Let's Read the 4e Monster Manual 3: Rot Grub
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Rog grubs have been around more or less since the beginning, though they used to be more of a trap than a monster in the past.
Rot grubs are voracious parasites with a life cycle so accelerated some scholars think they’re a divine curse sent by Torog to inflict suffering upon the world. They burrow into the bodies of larger creatures, eating their flesh and laying eggs inside. They don’t care if the body in question is alive or dead, either. A living being infested by a swarm of rot grubs will experience indescribable agony as they’re eaten alive, and this lasts until the grubs reach the heart and kill the host.
Rot grub infestations usually happen in underground dungeons, since they like the dark and humidity. Sapient creatures that like the same environments quickly learn to watch out for rot grubs, since an infestation can depopulate their homes in short order. Some, like orcs, just pull up stakes and move elsewhere when they find rot grubs. Others try to find uses for them. Kobolds stick them inside clay pots for use as special sling ammunition. Bugbears use them to enhance pit traps. Gnolls use them as instruments of torture.
These infestations tend to burn themselves out as the rot grubs eat through all available victims in the area and then die from starvation. Only a few hardy individuals remain, possibly in hibernation, waiting for the next unwary victim to approach their corpse host.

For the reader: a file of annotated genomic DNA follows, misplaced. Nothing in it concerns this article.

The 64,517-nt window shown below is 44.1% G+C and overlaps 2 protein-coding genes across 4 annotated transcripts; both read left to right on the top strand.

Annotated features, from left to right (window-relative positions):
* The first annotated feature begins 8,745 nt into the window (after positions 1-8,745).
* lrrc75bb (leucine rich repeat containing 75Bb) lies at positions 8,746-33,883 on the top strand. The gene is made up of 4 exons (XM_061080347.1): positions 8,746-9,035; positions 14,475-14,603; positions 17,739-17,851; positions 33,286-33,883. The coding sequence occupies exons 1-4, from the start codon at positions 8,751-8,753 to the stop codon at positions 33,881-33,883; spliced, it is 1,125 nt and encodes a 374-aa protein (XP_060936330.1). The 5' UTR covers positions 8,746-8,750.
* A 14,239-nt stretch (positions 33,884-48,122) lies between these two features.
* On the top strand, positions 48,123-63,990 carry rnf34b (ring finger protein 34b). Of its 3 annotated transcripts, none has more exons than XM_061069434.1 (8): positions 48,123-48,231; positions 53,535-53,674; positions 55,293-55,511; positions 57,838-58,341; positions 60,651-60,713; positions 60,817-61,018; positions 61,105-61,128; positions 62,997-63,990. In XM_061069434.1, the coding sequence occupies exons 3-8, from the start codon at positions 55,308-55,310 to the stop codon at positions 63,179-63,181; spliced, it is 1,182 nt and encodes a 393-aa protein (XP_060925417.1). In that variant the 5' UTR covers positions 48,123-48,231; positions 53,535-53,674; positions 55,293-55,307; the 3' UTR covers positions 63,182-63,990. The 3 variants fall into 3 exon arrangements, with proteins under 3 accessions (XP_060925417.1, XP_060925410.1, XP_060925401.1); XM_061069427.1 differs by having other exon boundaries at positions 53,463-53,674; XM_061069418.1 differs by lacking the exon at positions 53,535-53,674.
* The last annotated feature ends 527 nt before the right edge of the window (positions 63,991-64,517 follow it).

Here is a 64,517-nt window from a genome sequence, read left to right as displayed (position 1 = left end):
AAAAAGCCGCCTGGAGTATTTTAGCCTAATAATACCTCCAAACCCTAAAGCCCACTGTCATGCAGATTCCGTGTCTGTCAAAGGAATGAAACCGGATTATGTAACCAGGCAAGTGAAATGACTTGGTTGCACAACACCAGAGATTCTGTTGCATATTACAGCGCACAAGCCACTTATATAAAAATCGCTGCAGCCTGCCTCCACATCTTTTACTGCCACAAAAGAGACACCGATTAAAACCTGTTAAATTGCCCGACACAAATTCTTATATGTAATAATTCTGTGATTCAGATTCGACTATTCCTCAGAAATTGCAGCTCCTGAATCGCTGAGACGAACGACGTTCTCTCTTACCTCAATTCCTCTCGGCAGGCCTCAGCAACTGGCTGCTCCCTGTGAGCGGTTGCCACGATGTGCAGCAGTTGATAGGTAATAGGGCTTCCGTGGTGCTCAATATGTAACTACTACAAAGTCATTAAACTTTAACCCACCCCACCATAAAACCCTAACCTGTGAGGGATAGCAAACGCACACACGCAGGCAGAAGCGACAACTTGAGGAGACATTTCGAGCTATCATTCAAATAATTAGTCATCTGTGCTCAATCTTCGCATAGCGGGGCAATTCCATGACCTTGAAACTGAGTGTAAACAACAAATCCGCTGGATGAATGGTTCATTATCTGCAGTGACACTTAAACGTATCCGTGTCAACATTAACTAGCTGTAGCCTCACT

There are, however legends of entire oceans of these horrible little things undulating in the depths of the underdark. Supposedly, they sustain themselves by feeding on the flesh of a dead god.
Rot Grubs are Natural Beasts, and a swarm large enough to count as a monster is Medium in size. These swarms have Speed 5 and Darkvision, so they’re far from the stationary hazards of earlier editions. If a swarm notices you, it’s going to pursue.
Rot Grub Swarm
The basic model. After killing their first few victims, they retreat inside the bodies and lay up to ten thousand eggs. These hatch into new swarms after a month or so. This is the classic “trap” scenario from earlier editions.
This swarm is a Level 4 Brute with 63 HP. It has the common traits mentioned above, and the usual Swarm traits: half damage and no forced movement from single-target attacks, vulnerable 10 to area attacks, can occupy the same space as other creatures and squeeze into any space big enough for a single grub.
It’s also a Clumsy Attacker, which means it lacks a basic melee attack. It still has an attack ability, but it’s not considered “basic”. This means the swarm can’t charge or make opportunity attacks.
Its Swarm Aura has a size of 1 and deals 5 damage to any enemy that stars its turn inside. This damage increases by 2 for each extra swarm whose aura overlaps the target.